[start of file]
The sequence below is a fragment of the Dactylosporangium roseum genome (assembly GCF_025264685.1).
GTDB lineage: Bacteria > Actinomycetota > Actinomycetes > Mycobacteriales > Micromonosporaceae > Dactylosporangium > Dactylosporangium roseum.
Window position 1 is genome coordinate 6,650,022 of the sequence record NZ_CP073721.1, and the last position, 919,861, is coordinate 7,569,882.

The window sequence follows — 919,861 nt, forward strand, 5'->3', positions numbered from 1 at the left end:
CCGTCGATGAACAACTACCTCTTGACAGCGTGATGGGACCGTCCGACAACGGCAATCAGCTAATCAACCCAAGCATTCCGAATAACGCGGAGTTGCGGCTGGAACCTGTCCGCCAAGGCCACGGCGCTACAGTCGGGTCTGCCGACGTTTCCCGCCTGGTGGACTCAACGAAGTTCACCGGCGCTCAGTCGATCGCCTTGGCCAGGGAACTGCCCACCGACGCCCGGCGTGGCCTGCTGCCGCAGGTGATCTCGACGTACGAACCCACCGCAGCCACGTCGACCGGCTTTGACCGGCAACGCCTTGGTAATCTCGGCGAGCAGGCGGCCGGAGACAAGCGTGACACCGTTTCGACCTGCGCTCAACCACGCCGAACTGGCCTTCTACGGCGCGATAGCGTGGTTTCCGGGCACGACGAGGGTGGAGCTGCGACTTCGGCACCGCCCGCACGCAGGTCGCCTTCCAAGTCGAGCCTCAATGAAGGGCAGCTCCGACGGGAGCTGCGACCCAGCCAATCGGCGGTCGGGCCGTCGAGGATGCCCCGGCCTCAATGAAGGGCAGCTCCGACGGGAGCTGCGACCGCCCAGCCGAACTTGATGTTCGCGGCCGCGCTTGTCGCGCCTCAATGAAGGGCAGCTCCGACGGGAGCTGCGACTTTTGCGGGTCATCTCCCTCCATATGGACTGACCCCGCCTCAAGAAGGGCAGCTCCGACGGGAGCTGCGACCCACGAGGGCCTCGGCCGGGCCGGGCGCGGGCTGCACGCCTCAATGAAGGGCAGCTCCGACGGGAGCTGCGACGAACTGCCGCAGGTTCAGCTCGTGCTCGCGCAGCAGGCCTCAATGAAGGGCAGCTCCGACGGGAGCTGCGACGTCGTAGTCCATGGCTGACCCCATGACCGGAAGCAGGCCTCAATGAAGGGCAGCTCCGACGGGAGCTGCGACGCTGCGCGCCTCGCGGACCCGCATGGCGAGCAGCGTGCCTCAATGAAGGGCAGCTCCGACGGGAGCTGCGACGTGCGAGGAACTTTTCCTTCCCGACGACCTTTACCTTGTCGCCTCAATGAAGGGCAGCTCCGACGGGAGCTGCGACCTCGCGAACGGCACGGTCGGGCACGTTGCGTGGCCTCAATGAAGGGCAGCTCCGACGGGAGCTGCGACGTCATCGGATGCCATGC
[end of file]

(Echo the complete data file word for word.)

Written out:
The sequence below is a fragment of the Dactylosporangium roseum genome (assembly GCF_025264685.1).
GTDB lineage: Bacteria > Actinomycetota > Actinomycetes > Mycobacteriales > Micromonosporaceae > Dactylosporangium > Dactylosporangium roseum.
Window position 1 is genome coordinate 6,650,022 of the sequence record NZ_CP073721.1, and the last position, 919,861, is coordinate 7,569,882.

The window sequence follows — 919,861 nt, forward strand, 5'->3', positions numbered from 1 at the left end:
CCGTCGATGAACAACTACCTCTTGACAGCGTGATGGGACCGTCCGACAACGGCAATCAGCTAATCAACCCAAGCATTCCGAATAACGCGGAGTTGCGGCTGGAACCTGTCCGCCAAGGCCACGGCGCTACAGTCGGGTCTGCCGACGTTTCCCGCCTGGTGGACTCAACGAAGTTCACCGGCGCTCAGTCGATCGCCTTGGCCAGGGAACTGCCCACCGACGCCCGGCGTGGCCTGCTGCCGCAGGTGATCTCGACGTACGAACCCACCGCAGCCACGTCGACCGGCTTTGACCGGCAACGCCTTGGTAATCTCGGCGAGCAGGCGGCCGGAGACAAGCGTGACACCGTTTCGACCTGCGCTCAACCACGCCGAACTGGCCTTCTACGGCGCGATAGCGTGGTTTCCGGGCACGACGAGGGTGGAGCTGCGACTTCGGCACCGCCCGCACGCAGGTCGCCTTCCAAGTCGAGCCTCAATGAAGGGCAGCTCCGACGGGAGCTGCGACCCAGCCAATCGGCGGTCGGGCCGTCGAGGATGCCCCGGCCTCAATGAAGGGCAGCTCCGACGGGAGCTGCGACCGCCCAGCCGAACTTGATGTTCGCGGCCGCGCTTGTCGCGCCTCAATGAAGGGCAGCTCCGACGGGAGCTGCGACTTTTGCGGGTCATCTCCCTCCATATGGACTGACCCCGCCTCAAGAAGGGCAGCTCCGACGGGAGCTGCGACCCACGAGGGCCTCGGCCGGGCCGGGCGCGGGCTGCACGCCTCAATGAAGGGCAGCTCCGACGGGAGCTGCGACGAACTGCCGCAGGTTCAGCTCGTGCTCGCGCAGCAGGCCTCAATGAAGGGCAGCTCCGACGGGAGCTGCGACGTCGTAGTCCATGGCTGACCCCATGACCGGAAGCAGGCCTCAATGAAGGGCAGCTCCGACGGGAGCTGCGACGCTGCGCGCCTCGCGGACCCGCATGGCGAGCAGCGTGCCTCAATGAAGGGCAGCTCCGACGGGAGCTGCGACGTGCGAGGAACTTTTCCTTCCCGACGACCTTTACCTTGTCGCCTCAATGAAGGGCAGCTCCGACGGGAGCTGCGACCTCGCGAACGGCACGGTCGGGCACGTTGCGTGGCCTCAATGAAGGGCAGCTCCGACGGGAGCTGCGACGTCATCGGATGCCATGC